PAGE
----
IE 11 is not supported. For an optimal experience visit our site on another browser.

Carnival has limited liability for ‘nightmare’ cruise

Image: Red bag special
Veronica Arriaga, of Angleton, Texas, a passenger from the disabled Carnival Triumph cruise ship, holds a sign referring to the red biohazard bags used as toilets, after arriving by bus at the Hilton Riverside Hotel in New Orleans, Friday, Feb. 15, 2013.Gerald Herbert / AP

What does a cruise line owe you when your dream vacation turns into a nightmare? As passengers who were trapped aboard the ill-fated Carnival Triumph for five days earlier this month are going to learn – it’s not very much.

The cruise line has very limited liability even when things go terribly wrong. This is all spelled out in the ticket contract.

“The Carnival passenger contract is standard,” said Steve Danishek, a travel industry analyst based in Seattle. “They protect the cruise lines from all sorts of liability and make it incredibly difficult for a passenger to take any legal action against them.”

Carnival’s ticket contract specifically bans class action lawsuits.

“All disputes other than personal injury, illness or death must go through arbitration and they get to choose the arbitration company,” said Professor Martin Davies, director of the Tulane Maritime Law Center. “That means if your claim is simply, ‘you ruined my vacation,’ then this has to go to arbitration.”

And that arbitration hearing will be in Miami, where Carnival is headquartered. This may discourage people from going this route, but experts tell NBC News it’s perfectly legal.

A Miami law firm that specializes in maritime cases has filed a class action lawsuit in U.S. District Court in Florida against Carnival Corp. on behalf of all of the passengers on board the Carnival Triumph during its fateful cruise earlier this month.

The suit alleges Carnival was negligent because it allowed hazardous conditions “to exist on its vessel which it knew or should have known was likely to cause injury, harm and damages to its passengers.”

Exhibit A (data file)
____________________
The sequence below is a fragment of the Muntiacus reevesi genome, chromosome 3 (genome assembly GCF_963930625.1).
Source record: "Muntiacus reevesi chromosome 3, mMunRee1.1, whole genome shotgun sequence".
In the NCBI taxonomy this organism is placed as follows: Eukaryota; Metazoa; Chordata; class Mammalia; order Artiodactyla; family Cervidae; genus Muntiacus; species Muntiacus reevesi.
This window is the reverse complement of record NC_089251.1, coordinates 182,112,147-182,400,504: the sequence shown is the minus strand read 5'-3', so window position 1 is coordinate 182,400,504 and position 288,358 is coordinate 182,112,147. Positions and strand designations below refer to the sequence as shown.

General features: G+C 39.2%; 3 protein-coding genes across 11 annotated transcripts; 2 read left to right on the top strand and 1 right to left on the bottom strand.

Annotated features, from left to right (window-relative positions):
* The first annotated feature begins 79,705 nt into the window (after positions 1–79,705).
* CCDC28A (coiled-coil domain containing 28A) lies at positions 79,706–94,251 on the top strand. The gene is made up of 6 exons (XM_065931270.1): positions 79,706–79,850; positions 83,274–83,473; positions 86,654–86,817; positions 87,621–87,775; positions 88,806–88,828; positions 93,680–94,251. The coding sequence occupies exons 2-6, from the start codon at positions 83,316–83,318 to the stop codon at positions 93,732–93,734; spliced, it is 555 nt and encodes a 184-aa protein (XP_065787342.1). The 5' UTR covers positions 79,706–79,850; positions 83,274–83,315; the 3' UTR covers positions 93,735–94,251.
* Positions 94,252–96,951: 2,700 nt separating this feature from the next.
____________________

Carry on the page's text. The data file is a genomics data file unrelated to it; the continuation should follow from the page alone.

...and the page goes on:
The class action complaint claims passengers were given “spoiled or rotting food that was unfit for reasonable safe human consumption, and were generally forced to live in squalid conditions that created a severe risk of injury, illness and/or disease.” The lawsuit alleged that the “unbearable” conditions “caused numerous passengers to vomit and/or become nauseous.”

The suit specifically asks the court to rule Carnival’s ban on class action claims to be null and void in this case because of the cruise line’s alleged negligence.

Carnival’s public relations manager, Aly Bello-Cabreriza, said the company cannot comment on pending litigation.

University of Washington Law Professor Anita Ramasastry said it will be an uphill battle for the passengers who file lawsuits.

“There is a chance a court would say that the arbitration clause and the class action waiver are unconscionable, especially for people who got sick because of the conditions on the ship,” she said. “But that’s unlikely when you look at what’s been done in other cases.”

Compensation for a lousy cruise
Carnival says it will give all of the 3,000 Triumph passengers a refund for their trip and transportation expenses. Everyone will also get $500 and a future cruise credit equal to what they paid to be on the ship.

In a statement on its website, the company also promised to reimburse everyone for all shipboard purchases made during the voyage, except gift shop and casino charges or art purchases.

This may not be enough to appease the angry passengers, but it is significantly more than the company was required to do for them based on the contract. According to clause 7(c):

“Carnival has the right without previous notice to cancel this contract at the port of embarkation or any time during the voyage and shall thereupon return to the Guest, if the Contract is completely canceled, his passage money, or, if the Contract is partially canceled, a proportionate part thereof. Under such circumstances, Carnival shall have no further liability for damages or compensation of any kind.

“Carnival could have pulled the ship to the nearest port, gotten everybody off and that would have been it,” Danishek explained. “They would have owed nothing but a partial refund because they would have performed to the terms of the contract.”

Very few people read the contract they get when buy a ticket on a boat, plane or train or rent a car. These companies all have tightly written contracts that are designed to protect them from you.


Herb Weisbaum is The ConsumerMan. Follow him on Facebook and Twitter or visit The ConsumerMan website.